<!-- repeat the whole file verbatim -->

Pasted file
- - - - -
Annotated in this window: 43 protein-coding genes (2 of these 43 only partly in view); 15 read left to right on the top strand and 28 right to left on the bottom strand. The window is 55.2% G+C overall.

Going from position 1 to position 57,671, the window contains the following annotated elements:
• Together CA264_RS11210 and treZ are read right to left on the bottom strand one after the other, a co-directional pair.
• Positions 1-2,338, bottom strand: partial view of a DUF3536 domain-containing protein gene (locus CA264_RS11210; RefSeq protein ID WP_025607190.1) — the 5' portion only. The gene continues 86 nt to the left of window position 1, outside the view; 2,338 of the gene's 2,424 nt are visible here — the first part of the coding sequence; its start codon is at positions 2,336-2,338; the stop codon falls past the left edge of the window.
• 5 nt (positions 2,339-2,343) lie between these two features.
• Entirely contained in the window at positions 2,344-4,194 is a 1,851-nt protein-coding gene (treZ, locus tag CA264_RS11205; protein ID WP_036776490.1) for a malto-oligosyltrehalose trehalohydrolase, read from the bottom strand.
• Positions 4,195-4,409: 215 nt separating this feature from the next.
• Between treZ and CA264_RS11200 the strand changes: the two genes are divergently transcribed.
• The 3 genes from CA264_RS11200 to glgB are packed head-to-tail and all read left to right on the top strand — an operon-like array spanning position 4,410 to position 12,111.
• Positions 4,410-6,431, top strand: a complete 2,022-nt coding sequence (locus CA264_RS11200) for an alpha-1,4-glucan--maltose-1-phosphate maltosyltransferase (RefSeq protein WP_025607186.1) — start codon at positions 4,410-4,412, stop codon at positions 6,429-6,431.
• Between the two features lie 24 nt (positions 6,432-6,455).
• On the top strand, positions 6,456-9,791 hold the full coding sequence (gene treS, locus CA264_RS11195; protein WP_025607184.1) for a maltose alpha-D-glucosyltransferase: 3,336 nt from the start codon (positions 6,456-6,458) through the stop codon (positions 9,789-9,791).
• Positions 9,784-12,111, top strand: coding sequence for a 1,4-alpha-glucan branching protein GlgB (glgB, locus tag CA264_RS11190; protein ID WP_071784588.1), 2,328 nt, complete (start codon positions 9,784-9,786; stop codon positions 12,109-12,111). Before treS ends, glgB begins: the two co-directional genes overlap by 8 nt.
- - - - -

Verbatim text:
Annotated in this window: 43 protein-coding genes (2 of these 43 only partly in view); 15 read left to right on the top strand and 28 right to left on the bottom strand. The window is 55.2% G+C overall.

Going from position 1 to position 57,671, the window contains the following annotated elements:
• Together CA264_RS11210 and treZ are read right to left on the bottom strand one after the other, a co-directional pair.
• Positions 1-2,338, bottom strand: partial view of a DUF3536 domain-containing protein gene (locus CA264_RS11210; RefSeq protein ID WP_025607190.1) — the 5' portion only. The gene continues 86 nt to the left of window position 1, outside the view; 2,338 of the gene's 2,424 nt are visible here — the first part of the coding sequence; its start codon is at positions 2,336-2,338; the stop codon falls past the left edge of the window.
• 5 nt (positions 2,339-2,343) lie between these two features.
• Entirely contained in the window at positions 2,344-4,194 is a 1,851-nt protein-coding gene (treZ, locus tag CA264_RS11205; protein ID WP_036776490.1) for a malto-oligosyltrehalose trehalohydrolase, read from the bottom strand.
• Positions 4,195-4,409: 215 nt separating this feature from the next.
• Between treZ and CA264_RS11200 the strand changes: the two genes are divergently transcribed.
• The 3 genes from CA264_RS11200 to glgB are packed head-to-tail and all read left to right on the top strand — an operon-like array spanning position 4,410 to position 12,111.
• Positions 4,410-6,431, top strand: a complete 2,022-nt coding sequence (locus CA264_RS11200) for an alpha-1,4-glucan--maltose-1-phosphate maltosyltransferase (RefSeq protein WP_025607186.1) — start codon at positions 4,410-4,412, stop codon at positions 6,429-6,431.
• Between the two features lie 24 nt (positions 6,432-6,455).
• On the top strand, positions 6,456-9,791 hold the full coding sequence (gene treS, locus CA264_RS11195; protein WP_025607184.1) for a maltose alpha-D-glucosyltransferase: 3,336 nt from the start codon (positions 6,456-6,458) through the stop codon (positions 9,789-9,791).
• Positions 9,784-12,111, top strand: coding sequence for a 1,4-alpha-glucan branching protein GlgB (glgB, locus tag CA264_RS11190; protein ID WP_071784588.1), 2,328 nt, complete (start codon positions 9,784-9,786; stop codon positions 12,109-12,111). Before treS ends, glgB begins: the two co-directional genes overlap by 8 nt.